In his TED talk, Ziauddin Yousafzai Pakistani father activist for female education and Nobel Peace Prize winner Malala Yousafzai, speaks to his daughter's success,
“It is not what I did but rather what I didn’t do. I didn’t clip her wings.”
March is Women’s History Month. This month we celebrate Malala and the many women like her that have changed the face of the women's rights and empowerment movement around the world. There is one key consensus amongst all academics, researchers, leaders, and innovators, the key to more equity and equality lies in the education of women. What's more, the education of women may play a key in ending many other global issues like world poverty and world hunger.
Statistics show that global education rates mirror rates of poverty.
This is not a coincidence. For every year of high school a girl completes, her income increases by 15-25% which positively impacts the GDP of a country. Countries that have less-educated women are losing between 15-30 trillion dollars in a lifetime of productivity and earnings. Educated women are more likely to enroll their children, girls, and boys, into school increasing their chances of higher earnings per capita. Educated women are also more likely to invest in their families and their children giving the next generation, more opportunities for growth.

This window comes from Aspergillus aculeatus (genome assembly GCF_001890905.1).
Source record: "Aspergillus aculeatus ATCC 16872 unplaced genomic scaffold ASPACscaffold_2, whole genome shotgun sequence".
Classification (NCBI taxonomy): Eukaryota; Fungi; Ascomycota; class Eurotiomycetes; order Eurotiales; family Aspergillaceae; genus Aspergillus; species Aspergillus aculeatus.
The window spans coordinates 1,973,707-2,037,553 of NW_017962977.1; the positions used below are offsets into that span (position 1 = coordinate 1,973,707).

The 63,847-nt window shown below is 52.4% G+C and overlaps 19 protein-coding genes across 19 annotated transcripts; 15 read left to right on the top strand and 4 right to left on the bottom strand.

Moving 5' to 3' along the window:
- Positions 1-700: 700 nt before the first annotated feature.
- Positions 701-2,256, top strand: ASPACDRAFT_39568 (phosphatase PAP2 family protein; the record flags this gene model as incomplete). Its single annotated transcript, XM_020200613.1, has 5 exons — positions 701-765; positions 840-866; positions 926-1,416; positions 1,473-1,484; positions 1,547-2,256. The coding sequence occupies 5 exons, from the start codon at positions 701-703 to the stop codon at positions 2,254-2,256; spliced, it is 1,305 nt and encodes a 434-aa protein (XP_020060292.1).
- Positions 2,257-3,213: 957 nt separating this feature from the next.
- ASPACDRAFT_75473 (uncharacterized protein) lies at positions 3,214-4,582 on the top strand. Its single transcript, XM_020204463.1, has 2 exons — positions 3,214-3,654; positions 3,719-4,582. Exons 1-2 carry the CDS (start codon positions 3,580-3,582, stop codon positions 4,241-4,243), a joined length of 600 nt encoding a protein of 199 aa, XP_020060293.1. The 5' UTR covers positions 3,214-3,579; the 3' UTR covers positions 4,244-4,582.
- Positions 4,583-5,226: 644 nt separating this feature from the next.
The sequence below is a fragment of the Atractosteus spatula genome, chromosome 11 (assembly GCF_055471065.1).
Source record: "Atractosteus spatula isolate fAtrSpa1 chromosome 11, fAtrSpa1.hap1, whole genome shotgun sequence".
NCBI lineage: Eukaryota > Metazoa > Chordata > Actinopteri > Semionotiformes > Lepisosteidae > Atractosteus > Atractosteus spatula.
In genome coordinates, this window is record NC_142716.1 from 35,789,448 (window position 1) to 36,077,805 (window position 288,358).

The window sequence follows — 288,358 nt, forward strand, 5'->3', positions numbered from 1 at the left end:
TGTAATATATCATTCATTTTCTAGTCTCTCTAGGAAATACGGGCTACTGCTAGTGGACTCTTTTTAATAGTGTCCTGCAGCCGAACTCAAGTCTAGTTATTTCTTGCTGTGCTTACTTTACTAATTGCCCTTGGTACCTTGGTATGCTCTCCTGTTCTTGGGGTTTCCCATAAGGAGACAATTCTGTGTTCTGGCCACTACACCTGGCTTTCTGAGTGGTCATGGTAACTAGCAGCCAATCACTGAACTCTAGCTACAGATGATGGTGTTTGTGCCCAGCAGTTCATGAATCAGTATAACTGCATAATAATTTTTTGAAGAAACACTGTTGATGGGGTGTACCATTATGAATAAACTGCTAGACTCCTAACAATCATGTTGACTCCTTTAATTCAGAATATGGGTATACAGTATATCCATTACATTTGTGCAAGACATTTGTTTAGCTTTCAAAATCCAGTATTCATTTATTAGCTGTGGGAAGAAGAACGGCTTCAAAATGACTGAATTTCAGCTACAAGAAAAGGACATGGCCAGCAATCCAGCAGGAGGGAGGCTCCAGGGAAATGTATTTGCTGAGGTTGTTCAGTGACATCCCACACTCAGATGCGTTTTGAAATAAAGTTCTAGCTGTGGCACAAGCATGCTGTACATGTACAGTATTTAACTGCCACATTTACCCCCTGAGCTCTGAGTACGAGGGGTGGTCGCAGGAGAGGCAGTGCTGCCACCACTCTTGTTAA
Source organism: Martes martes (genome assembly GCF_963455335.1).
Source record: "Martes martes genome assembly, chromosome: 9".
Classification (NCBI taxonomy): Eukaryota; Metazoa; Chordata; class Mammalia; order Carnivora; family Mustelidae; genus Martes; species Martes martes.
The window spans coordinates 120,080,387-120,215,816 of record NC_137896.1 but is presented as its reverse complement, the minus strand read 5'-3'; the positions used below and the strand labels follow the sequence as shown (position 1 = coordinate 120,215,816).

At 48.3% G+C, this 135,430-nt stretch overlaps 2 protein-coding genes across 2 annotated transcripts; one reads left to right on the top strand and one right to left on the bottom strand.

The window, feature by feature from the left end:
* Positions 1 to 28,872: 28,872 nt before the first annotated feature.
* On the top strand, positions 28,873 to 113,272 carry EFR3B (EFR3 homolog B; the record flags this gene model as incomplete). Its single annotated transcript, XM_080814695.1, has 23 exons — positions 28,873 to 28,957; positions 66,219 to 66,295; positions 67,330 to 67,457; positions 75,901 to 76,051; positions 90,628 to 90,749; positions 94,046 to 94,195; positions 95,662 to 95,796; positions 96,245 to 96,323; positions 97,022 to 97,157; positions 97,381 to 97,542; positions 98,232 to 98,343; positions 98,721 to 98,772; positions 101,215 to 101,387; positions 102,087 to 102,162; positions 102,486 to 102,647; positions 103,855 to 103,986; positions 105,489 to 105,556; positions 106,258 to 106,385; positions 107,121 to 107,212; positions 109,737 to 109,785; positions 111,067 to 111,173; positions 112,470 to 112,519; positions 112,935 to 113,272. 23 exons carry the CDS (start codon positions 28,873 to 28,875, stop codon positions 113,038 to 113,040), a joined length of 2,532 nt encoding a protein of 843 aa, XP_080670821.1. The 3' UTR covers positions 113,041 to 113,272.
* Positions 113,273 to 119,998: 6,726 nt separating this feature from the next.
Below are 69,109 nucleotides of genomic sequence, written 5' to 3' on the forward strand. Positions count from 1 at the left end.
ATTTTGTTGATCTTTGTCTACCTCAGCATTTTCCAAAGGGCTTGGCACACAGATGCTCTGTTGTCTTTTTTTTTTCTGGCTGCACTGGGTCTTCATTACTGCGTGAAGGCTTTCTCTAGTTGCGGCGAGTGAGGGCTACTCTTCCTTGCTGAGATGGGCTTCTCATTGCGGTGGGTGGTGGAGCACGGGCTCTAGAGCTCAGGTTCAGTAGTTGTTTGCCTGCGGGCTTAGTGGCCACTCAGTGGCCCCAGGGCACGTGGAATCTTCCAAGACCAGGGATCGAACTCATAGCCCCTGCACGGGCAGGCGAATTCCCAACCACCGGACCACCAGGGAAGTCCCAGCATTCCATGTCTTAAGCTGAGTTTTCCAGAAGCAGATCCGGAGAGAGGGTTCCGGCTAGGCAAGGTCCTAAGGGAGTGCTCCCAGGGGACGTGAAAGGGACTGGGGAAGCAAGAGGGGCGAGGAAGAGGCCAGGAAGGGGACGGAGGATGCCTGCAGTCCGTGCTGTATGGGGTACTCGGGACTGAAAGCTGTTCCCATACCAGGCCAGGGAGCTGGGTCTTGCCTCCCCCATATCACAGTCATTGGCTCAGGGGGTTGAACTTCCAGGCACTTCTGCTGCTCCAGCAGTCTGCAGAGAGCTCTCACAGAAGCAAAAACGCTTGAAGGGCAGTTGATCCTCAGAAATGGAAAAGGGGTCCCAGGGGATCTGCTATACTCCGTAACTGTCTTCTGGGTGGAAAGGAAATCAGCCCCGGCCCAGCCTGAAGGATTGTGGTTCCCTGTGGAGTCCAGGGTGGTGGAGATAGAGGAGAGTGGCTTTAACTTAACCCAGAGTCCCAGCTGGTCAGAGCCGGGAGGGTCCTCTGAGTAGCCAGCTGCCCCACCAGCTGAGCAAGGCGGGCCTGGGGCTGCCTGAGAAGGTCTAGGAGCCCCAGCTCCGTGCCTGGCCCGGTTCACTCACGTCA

At the 2005 World Summit, 200 world leaders came together and advocated their support of gender equality. They agreed that giving women the opportunity to become educated and work was essential to advance world peace, security, and global development. Challenges preventing women from acquiring a quality education are still widely experienced all over the world. Society cannot eliminate poverty, patriarchy, and corruption unless the female portion of our population is given equal self-development opportunities. However, gender equality has become an important point of focus and as awareness of the benefits of women’s inclusion in educational environments and the workforce increases so does the momentum of this movement.
LIFE facilitates projects that benefit women across the world.
LIFE constructs schools in the Middle East and Africa, as well as distributes books, educational materials, uniforms for students and teachers in Afghanistan, Bangladesh, Gaza, Ghana, Haiti, Iraq, Jordan, Lebanon, Senegal, Sierra Leone, Somalia, Syria, Kenya, and the West Bank. The benefits of the successful distribution are numerous, easing the financial burden of families enabling them to send their girls to school, giving children autonomy, confidence, and control over their learning environments, equalization of students’ abilities regardless of gender. Women and girls are a fierce source of possibility. Join us in building a brighter tomorrow by investing in girls’ education today.
“One child, one teacher, one book, one pen can change the world.”- Malala Yousafzai